latest version of the SNAP (V6.0) [15].
Now that we have linked the remote sensing reflectance to colour by means of the hue angle,
we can ask ourselves: “what is the potential of this parameter?” The hue angle is an addition to
the large suite of parameters that is presently retrieved from the reflection spectra of natural waters.
Figures 7and 8show that, if we have some extra information on the CDOM concentrations of
the water under study, some basic relations between hue and CHL can be used for converting
optical imaging spectrometer data to images of the CHL distribution of lakes and seas. Especially,
Remote Sens. 2018,10, 180 16 of 18
the medium-resolution images such as MSI on Sentinel-2 could in principle use this hue angle to
derive CHL products. However, maybe the value of hue is more related to the quality control of the
processing, the atmospheric correction in particular. Van der Woerd et al. [
23
] showed that errors in the
atmospheric correction of a MERIS scene of the North Sea were easily detected in the hue map. This
information can help to detect errors and identify the impact on the other satellite products, such as the
algal-1 and algal-2 products in MERIS. We are looking forward to a hue-angle analysis of the images
collected by all of the sensors that have been presented in this paper. Overall, when we think of climate
change, and its possible influence on the colour of natural waters, we can now connect the present
with the past through the calculation of the hue angle and FU number from the youngest to the oldest
satellite colour sensor, and even back to the early 1900s.
5. Conclusions
The derivation of the hue angle of natural waters from satellite data is based on the assumption
that the spectral shape of the remote sensing reflectance falls in a group of curves that is described by the
set of 500 IOCCG synthetic spectra. Validation by a set of over 600 spectra from North Sea and Dutch
inland waters confirmed this point, and the hue angles could be well reconstructed from a limited set
of narrow spectral bands, mimicking the band setting of MERIS, MODIS, SeaWiFS, and OLCI. In this
paper, we have extended the analysis to instruments that have fewer and wider spectral bands in
the visual domain (400–710 nm). Again, we see that the hue colour can be derived, but not all of the
colours can be derived with the same accuracy. This is mainly due to the band setting, and not so
much the width of the bands. In simulations that involved only the mean wavelength of each band
(not including the detailed SRF), more or less similar results were obtained (results not shown). This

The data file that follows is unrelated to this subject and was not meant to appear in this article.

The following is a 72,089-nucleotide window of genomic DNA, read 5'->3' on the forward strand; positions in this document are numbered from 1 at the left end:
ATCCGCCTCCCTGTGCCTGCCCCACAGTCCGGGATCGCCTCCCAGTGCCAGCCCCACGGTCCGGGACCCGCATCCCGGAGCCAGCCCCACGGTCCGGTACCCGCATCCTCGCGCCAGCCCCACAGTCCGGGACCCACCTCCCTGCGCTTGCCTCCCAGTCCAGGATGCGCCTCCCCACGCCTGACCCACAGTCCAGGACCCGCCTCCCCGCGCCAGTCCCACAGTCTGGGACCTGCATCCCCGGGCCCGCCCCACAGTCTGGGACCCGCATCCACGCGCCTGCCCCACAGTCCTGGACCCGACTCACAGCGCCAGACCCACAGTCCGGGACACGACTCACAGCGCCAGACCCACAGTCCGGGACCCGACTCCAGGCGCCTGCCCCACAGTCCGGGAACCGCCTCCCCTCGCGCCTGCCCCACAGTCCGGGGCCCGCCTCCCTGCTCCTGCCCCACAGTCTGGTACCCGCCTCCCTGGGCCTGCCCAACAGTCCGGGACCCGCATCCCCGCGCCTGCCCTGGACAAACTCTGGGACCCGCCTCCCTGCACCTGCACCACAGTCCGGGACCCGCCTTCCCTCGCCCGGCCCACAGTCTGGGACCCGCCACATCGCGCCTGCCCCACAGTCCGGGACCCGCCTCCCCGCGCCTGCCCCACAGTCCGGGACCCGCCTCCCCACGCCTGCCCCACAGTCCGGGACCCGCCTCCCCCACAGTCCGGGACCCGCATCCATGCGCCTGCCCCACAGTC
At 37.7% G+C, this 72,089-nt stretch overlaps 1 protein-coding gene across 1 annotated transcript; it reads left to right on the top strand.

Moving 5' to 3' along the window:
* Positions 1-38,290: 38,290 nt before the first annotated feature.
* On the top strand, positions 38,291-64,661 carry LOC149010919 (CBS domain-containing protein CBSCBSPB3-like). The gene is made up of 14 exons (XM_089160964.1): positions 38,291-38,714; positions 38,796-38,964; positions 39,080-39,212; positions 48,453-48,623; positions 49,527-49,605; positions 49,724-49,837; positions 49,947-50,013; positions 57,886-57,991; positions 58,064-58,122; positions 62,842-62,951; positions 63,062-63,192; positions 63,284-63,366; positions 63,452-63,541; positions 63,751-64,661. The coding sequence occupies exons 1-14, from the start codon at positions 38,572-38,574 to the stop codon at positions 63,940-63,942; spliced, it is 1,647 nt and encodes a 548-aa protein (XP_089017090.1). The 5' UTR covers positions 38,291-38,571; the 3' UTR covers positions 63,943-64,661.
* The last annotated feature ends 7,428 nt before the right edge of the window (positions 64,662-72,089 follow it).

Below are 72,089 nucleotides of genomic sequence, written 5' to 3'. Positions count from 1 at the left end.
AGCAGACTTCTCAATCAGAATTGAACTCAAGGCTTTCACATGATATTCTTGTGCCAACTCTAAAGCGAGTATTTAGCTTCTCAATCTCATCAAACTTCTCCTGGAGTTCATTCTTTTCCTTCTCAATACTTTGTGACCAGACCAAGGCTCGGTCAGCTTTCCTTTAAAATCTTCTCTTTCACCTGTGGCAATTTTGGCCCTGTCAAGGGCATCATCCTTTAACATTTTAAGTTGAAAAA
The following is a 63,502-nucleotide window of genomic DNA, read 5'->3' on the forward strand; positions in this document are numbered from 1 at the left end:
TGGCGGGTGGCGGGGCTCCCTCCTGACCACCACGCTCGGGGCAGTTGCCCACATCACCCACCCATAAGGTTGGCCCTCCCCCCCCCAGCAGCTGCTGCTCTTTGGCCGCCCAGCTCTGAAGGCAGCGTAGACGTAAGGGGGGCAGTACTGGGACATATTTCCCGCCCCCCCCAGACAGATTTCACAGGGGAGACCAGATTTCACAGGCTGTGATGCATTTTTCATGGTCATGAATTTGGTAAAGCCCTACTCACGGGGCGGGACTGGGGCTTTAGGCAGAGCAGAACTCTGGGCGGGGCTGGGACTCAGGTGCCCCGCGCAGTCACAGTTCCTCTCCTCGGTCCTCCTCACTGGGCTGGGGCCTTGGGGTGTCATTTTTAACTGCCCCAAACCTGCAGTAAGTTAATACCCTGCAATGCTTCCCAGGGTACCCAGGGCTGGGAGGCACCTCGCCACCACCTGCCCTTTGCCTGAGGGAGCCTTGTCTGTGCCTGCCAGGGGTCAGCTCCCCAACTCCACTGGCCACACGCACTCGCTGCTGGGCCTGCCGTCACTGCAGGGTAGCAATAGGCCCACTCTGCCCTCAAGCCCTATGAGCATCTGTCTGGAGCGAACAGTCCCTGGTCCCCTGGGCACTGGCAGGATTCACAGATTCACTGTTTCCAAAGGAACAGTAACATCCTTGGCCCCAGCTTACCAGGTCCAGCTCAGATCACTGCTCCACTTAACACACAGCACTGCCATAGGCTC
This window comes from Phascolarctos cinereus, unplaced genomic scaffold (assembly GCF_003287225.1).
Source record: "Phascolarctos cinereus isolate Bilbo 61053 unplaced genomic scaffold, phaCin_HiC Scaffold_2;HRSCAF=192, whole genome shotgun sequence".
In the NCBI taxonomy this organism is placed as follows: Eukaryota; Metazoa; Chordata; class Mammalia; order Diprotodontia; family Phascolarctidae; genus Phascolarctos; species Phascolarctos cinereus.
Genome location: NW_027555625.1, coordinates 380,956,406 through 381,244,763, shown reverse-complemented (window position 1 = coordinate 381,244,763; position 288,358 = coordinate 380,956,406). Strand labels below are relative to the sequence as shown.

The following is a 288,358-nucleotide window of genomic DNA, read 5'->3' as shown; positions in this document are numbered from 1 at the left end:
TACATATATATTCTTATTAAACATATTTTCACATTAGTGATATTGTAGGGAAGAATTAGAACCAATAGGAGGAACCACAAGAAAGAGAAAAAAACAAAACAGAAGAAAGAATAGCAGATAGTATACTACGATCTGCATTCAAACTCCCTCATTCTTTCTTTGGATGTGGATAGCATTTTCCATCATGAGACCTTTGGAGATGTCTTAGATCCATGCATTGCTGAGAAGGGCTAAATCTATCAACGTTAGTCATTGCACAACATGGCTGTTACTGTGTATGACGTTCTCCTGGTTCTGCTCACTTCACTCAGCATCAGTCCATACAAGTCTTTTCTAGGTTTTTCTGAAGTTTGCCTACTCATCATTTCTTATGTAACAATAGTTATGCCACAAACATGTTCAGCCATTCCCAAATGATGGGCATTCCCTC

study started with the requirements that were defined by citizen science for natural waters. The freely
available EyeOnWater Colour app provides point measurements of the colour that could very well be
integrated with the high-temporal ocean-colour sensor data. Indeed,
Busch et al. [14]
made a test for
the Ebro Delta, and they showed that such an integration is possible. However, in that same article,
it also became clear that there is still a (spatial) gap to fill between the position of most app users (more
than 90% of the received data are situated within 1 km from the shoreline), and the first valid pixel
from the shoreline from these ocean-colour sensors. This paper shows that there is great potential to
fill this gap with the new medium-resolution sensors Sentinel-2 MSI and Landsat 8 OLI. Of course,
this study is based on model simulations and ground-truth spectra. The next step is the testing of the
hue-angle derivation in actual satellite observations over a large range of natural waters, from the blue
oligotrophic ocean waters to the brown peat lakes. A start has been made in the analysis of MERIS and
MODIS products from the North Sea in the SNAP environment [
23
]. It is our hope and expectation
that the hue angle parameter will find a place in both ocean-colour science and in citizen science.
Acknowledgments:
The research described in this paper was partly funded by the European project Citclops
under Grant FP7-ENV-308469. The authors acknowledge the stimulating and fruitful cooperation with all scientists
in this wonderful project. We like to thank Marco Peters and Carsten Brockmann from Brockmann Consult for
their initiative to convert the hue colour algorithms into a processor in the SNAP software. H.J. van der Woerd
acknowledges A. Dekker for a visitors grant to CSIRO in Canberra, Australia. The opinions expressed in this paper
are those of the authors and are not necessarily those of Citclops projects partners or the European Commission.
Author Contributions:
M.R. Wernand invented the satellite colour concept and did the handling and quality
control of in-situ data. H.J. van der Woerd develop the algorithms for all sensors. H.J. van der Woerd and
M.R. Wernand wrote the manuscript.
Conflicts of Interest: The authors declare no conflict of interest.